In talking to almost one hundred former detainees – some jailed there in the 90s and others who just got out last year – we heard similar stories that seem to echo through the years. Inmates intimidate each other. They steal from each other. Attack each other. Beat each other. Some corrections officers abuse their power. The noise is unsettling and disturbing. Remember, these people are housed in “cages”, as it were. Their psychological stress is major, they get depressed and experience incredible anxiety. How so many survive is difficult to grasp. I’m still wrestling with that one.
Q: How did the filmmakers find and approach those featured in the documentary?
Our team was led by Marc Levin and Mark Benjamin, two long-time colleagues of mine and terrific filmmakers who have a lot of experience filming inside jails and prisons. They were joined by a new member of the team, Rolake Bamgbose, who was relentless in tracking down former detainees and engaging them in opening up memories that as you will see in the film, remain very painful many years later. We got a lot of help from criminal justice organizations in the city as well as others that specialize in re-entry programs and transitional houses.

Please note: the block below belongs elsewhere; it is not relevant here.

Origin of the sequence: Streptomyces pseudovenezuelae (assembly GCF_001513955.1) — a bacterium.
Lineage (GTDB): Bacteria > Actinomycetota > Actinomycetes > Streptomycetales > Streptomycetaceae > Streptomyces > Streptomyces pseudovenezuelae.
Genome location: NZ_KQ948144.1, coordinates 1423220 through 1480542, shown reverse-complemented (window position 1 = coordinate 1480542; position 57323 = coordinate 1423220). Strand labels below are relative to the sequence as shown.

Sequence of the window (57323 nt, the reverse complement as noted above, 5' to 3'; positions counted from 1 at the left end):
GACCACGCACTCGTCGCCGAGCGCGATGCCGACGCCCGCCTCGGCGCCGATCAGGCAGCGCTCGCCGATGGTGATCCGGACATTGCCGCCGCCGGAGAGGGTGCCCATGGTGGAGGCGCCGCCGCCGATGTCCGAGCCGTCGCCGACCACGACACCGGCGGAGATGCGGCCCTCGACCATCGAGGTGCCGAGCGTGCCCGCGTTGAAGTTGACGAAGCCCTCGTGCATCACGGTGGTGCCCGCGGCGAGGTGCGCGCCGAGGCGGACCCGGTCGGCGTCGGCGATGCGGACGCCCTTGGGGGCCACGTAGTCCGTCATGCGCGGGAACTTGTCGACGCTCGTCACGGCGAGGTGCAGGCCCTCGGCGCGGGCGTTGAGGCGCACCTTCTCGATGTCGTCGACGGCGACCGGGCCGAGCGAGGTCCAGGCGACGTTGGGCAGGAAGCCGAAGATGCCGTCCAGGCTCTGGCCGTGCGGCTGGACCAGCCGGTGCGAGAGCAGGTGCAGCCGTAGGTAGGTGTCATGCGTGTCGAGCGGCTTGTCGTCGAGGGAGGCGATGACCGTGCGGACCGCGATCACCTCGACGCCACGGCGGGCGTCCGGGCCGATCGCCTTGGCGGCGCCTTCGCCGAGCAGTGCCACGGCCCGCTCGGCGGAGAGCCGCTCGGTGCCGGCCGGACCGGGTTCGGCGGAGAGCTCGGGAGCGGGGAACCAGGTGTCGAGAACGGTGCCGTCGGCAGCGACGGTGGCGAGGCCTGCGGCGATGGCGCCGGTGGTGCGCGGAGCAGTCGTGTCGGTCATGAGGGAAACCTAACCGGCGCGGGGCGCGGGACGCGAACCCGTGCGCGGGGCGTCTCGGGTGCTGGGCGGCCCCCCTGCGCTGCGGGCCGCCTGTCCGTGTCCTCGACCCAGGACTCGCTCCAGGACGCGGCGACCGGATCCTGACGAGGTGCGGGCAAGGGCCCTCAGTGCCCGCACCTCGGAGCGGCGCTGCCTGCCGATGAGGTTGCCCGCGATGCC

Q: How did you vet the stories of the former detainees featured in the film?
Once we had narrowed down the number of primary story-tellers in the film to about a dozen, we very carefully checked out their descriptions of what they experienced. There are “use of force” reports”, civil suit documentation and other public records that substantiate their memories of life at Rikers Island Jail. One former inmate who attended a private screening of the film said softly as the lights came back up in the room, “Everything in there is true.”
The Juvenile Justice Information Exchange’s Clarissa Sosin saw a preview screening of the film. Here’s a clip from her take on the documentary: